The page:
morning and then sells at Friday's close.
I will be improving this screen over time. Results of this screen (or a
better one if I find it) will be presented in Sunday's TSM Daily Report.
Fundamentals Plus Pullback
The following chart shows the power of fundamentals in short-term stock trading.
The combination of Zacks ranking (1 or 2), low Price-to- Sales-Ratio (less than
0.5) coupled with at least a 3% increase in this year's earnings estimate over
the past week produced a 75.8% compounded annual return from 4/15/05 to present
(versus the S&P's 8%).
Fundamentals Plus Pullback
I recently ran a screen covering 9.9 years between 2001
and 2011 over periods of both strong and weak markets (even the extremely
weak 2008). The universe of stocks tested met these constraints:
- Zacks ranking =1 (highest earnings quality)
- Price-to-Sales ratio between 0.01 (good value) and
- 2 year PEG ratios between
0.01 and 1.25 (good value left in price)
- Price > $10
- Average 20 day
Over 516 weeks (starting in 08/01/01), from those stocks
meeting the above constraints, one screen bought the worst 4 stocks in terms
of price growth over the preceding week, while another bought the best 4.
The following chart shows how each performed utilizing a one week holding
period and contrasts each one's results against the S&P's return over the
same period. While the Zacks #1 stocks performed well, buying the
pullback was a far better strategy--yielding 5 times the return. Note,
very little escaped the 2008 market. A rule that allowed one to trade
only bullish markets, like the S&P must be above its 200-day moving average,
would have kept one out of the deep drawdowns.
Pullback Versus Breakout for Fundamentally Sound Stocks
This first one demonstrates the power of buying fundamentally sound stocks in pullback
rather than breakout
that it's hard to beat a stock with good fundamentals that's in pullback mode.
That's why I prefer to trade TSM's daily picks in pullback, even looking to enter
buying a position in further pullback rather than buying at breakout prices,
though I usually offer both entries for each daily TSM pick.
The following chart shows the performance of two investment strategies over
the a 479 week period (9.2 years from 12/17/99 to 2/13/09) through both bullish and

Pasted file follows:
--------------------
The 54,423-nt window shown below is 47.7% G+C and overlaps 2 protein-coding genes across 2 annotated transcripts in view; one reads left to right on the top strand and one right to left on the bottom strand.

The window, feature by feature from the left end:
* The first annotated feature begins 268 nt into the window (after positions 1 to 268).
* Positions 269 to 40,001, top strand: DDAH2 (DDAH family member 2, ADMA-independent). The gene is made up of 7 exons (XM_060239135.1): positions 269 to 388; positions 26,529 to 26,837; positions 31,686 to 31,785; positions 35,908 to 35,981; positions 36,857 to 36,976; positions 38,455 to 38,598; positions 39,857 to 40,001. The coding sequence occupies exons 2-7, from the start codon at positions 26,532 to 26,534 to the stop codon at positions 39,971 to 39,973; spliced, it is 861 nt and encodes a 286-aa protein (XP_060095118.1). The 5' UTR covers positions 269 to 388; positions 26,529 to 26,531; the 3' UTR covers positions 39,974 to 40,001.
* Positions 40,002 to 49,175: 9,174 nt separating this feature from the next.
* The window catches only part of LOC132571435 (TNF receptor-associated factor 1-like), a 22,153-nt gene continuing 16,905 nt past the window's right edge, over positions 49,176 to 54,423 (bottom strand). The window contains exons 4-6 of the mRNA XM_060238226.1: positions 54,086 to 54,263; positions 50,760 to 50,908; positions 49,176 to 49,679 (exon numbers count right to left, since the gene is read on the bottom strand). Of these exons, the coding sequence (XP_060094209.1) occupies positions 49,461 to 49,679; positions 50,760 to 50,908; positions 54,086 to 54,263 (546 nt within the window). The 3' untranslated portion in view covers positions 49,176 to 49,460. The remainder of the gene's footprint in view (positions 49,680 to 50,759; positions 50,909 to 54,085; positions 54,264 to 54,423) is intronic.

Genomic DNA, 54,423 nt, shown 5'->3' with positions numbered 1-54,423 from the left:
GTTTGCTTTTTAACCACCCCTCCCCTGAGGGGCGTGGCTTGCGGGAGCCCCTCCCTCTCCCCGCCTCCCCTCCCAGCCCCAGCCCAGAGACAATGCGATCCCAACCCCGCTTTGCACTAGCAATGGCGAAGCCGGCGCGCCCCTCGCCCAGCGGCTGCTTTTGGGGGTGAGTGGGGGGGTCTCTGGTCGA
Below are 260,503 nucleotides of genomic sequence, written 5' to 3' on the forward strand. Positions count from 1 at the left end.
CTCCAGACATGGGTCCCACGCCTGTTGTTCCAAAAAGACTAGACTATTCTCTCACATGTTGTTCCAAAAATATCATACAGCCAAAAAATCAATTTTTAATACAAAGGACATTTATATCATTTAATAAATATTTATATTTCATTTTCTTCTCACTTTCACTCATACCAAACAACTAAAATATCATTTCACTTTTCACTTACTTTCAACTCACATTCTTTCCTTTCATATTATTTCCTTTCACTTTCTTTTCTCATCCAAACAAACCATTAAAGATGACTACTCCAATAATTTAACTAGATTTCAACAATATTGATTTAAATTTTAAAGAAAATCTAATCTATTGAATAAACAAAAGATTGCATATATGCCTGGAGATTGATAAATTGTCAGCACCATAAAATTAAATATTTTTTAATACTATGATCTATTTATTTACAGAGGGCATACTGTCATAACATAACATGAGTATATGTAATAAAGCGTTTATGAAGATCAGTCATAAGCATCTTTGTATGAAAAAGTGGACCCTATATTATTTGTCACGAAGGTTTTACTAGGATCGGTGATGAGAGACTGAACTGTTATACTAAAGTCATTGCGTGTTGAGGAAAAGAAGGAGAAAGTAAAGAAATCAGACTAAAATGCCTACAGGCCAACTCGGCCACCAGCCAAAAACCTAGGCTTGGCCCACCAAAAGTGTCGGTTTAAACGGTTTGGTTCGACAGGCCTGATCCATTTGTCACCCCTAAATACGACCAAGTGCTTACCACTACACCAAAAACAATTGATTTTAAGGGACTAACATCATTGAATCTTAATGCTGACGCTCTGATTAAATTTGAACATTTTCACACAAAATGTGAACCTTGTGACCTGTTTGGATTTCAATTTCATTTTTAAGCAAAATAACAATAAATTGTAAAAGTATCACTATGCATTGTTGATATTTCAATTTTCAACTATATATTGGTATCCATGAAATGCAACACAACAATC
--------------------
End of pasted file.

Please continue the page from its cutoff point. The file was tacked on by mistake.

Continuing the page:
bearish times. Note, the S&P 500's performance is included as a benchmark
(and the y-axis is a log scale). Each strategy begins with $10,000 and has
its holdings updated each week. Over this period, the S&P's equity curve
dropped to $5,587 while the first strategy's equity curve rose to $2,096,347 and
the second one dropped to
$2,127. So what are these two strategies that differ so drastically in
Though I'll keep most of the requirements proprietary, both begin by requiring their stock membership have a Zacks ranking of 1 or
2 (the strong buys and buys); both require their respective picks to be in the top 50
terms of price performance over the past 24 weeks and then that group the top 50
percent price performance over the past 12 weeks. The two differ in their
fourth requirement: the strong performing strategy picks the worst 10
performers over the past week (those in pullback), and the weaker
performing strategy picks the top 10 performers over the past week (breakout and
strong momentum risers).
Each week 10 stocks were picked to meet the
above criteria. I think you'll agree, the huge performance difference is
both counterintuitive and its magnitude surprising.
The lessons to be learned from this screen:
- Buying fundamentally sound stocks in pullback is much preferred to
buying fundamentally sound stocks in breakout (both in good and bad times);
(my other studies have shown this is well)
- Historic price change is a good strategic element (though not clear here,
for short-term trades it's far better than fundamental criteria, like price-to-sales, P/E or PEG
- Even a great stock-picking strategy won't perform well in a bearish
market, as evidenced in the last year's flattening performance of the top curve
(all three strategies have 50 percent maximum drawdown over this period);
- Clearly, one needs to add market performance criteria that minimizes
risk in poor market conditions.
My next effort will be aimed at improving the drawdown characteristics. It
doesn't matter how great an annual return one gets, if it's susceptible to a 50
percent drawdown, it's not very tradable, i.e., it's tough to sleep at night and
trade the strategy.